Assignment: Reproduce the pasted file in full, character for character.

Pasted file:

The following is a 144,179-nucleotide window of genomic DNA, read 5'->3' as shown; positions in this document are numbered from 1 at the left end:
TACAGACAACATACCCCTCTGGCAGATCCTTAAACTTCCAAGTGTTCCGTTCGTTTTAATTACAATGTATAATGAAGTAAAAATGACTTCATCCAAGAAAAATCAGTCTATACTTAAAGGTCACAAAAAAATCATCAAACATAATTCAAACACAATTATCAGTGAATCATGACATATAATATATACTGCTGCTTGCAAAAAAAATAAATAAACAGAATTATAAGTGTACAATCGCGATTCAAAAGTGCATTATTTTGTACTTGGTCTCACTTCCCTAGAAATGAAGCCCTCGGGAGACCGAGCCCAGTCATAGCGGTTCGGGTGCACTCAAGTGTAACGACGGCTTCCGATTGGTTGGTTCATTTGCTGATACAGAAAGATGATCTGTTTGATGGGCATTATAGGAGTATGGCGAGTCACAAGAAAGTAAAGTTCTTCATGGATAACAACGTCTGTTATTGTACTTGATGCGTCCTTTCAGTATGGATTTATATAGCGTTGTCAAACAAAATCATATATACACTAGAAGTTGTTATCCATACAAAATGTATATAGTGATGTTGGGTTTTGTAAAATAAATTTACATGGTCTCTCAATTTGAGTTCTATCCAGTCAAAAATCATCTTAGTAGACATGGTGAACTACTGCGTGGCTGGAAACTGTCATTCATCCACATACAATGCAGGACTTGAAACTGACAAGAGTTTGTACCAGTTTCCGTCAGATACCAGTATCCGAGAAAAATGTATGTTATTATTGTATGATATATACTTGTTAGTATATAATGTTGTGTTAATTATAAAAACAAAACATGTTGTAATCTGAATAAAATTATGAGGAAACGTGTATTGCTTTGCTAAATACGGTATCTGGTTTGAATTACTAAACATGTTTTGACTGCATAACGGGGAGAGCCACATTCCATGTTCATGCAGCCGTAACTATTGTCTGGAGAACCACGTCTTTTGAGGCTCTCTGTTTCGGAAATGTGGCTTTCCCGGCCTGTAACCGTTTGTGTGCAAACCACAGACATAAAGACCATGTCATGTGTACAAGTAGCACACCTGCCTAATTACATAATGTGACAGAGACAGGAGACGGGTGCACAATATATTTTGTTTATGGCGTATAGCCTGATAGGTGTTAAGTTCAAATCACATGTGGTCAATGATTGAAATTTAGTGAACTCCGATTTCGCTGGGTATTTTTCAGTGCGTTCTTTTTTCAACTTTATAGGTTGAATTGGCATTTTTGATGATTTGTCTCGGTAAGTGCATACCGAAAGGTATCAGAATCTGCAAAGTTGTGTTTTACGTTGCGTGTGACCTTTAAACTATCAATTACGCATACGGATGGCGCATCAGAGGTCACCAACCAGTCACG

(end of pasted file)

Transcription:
The following is a 144,179-nucleotide window of genomic DNA, read 5'->3' as shown; positions in this document are numbered from 1 at the left end:
TACAGACAACATACCCCTCTGGCAGATCCTTAAACTTCCAAGTGTTCCGTTCGTTTTAATTACAATGTATAATGAAGTAAAAATGACTTCATCCAAGAAAAATCAGTCTATACTTAAAGGTCACAAAAAAATCATCAAACATAATTCAAACACAATTATCAGTGAATCATGACATATAATATATACTGCTGCTTGCAAAAAAAATAAATAAACAGAATTATAAGTGTACAATCGCGATTCAAAAGTGCATTATTTTGTACTTGGTCTCACTTCCCTAGAAATGAAGCCCTCGGGAGACCGAGCCCAGTCATAGCGGTTCGGGTGCACTCAAGTGTAACGACGGCTTCCGATTGGTTGGTTCATTTGCTGATACAGAAAGATGATCTGTTTGATGGGCATTATAGGAGTATGGCGAGTCACAAGAAAGTAAAGTTCTTCATGGATAACAACGTCTGTTATTGTACTTGATGCGTCCTTTCAGTATGGATTTATATAGCGTTGTCAAACAAAATCATATATACACTAGAAGTTGTTATCCATACAAAATGTATATAGTGATGTTGGGTTTTGTAAAATAAATTTACATGGTCTCTCAATTTGAGTTCTATCCAGTCAAAAATCATCTTAGTAGACATGGTGAACTACTGCGTGGCTGGAAACTGTCATTCATCCACATACAATGCAGGACTTGAAACTGACAAGAGTTTGTACCAGTTTCCGTCAGATACCAGTATCCGAGAAAAATGTATGTTATTATTGTATGATATATACTTGTTAGTATATAATGTTGTGTTAATTATAAAAACAAAACATGTTGTAATCTGAATAAAATTATGAGGAAACGTGTATTGCTTTGCTAAATACGGTATCTGGTTTGAATTACTAAACATGTTTTGACTGCATAACGGGGAGAGCCACATTCCATGTTCATGCAGCCGTAACTATTGTCTGGAGAACCACGTCTTTTGAGGCTCTCTGTTTCGGAAATGTGGCTTTCCCGGCCTGTAACCGTTTGTGTGCAAACCACAGACATAAAGACCATGTCATGTGTACAAGTAGCACACCTGCCTAATTACATAATGTGACAGAGACAGGAGACGGGTGCACAATATATTTTGTTTATGGCGTATAGCCTGATAGGTGTTAAGTTCAAATCACATGTGGTCAATGATTGAAATTTAGTGAACTCCGATTTCGCTGGGTATTTTTCAGTGCGTTCTTTTTTCAACTTTATAGGTTGAATTGGCATTTTTGATGATTTGTCTCGGTAAGTGCATACCGAAAGGTATCAGAATCTGCAAAGTTGTGTTTTACGTTGCGTGTGACCTTTAAACTATCAATTACGCATACGGATGGCGCATCAGAGGTCACCAACCAGTCACG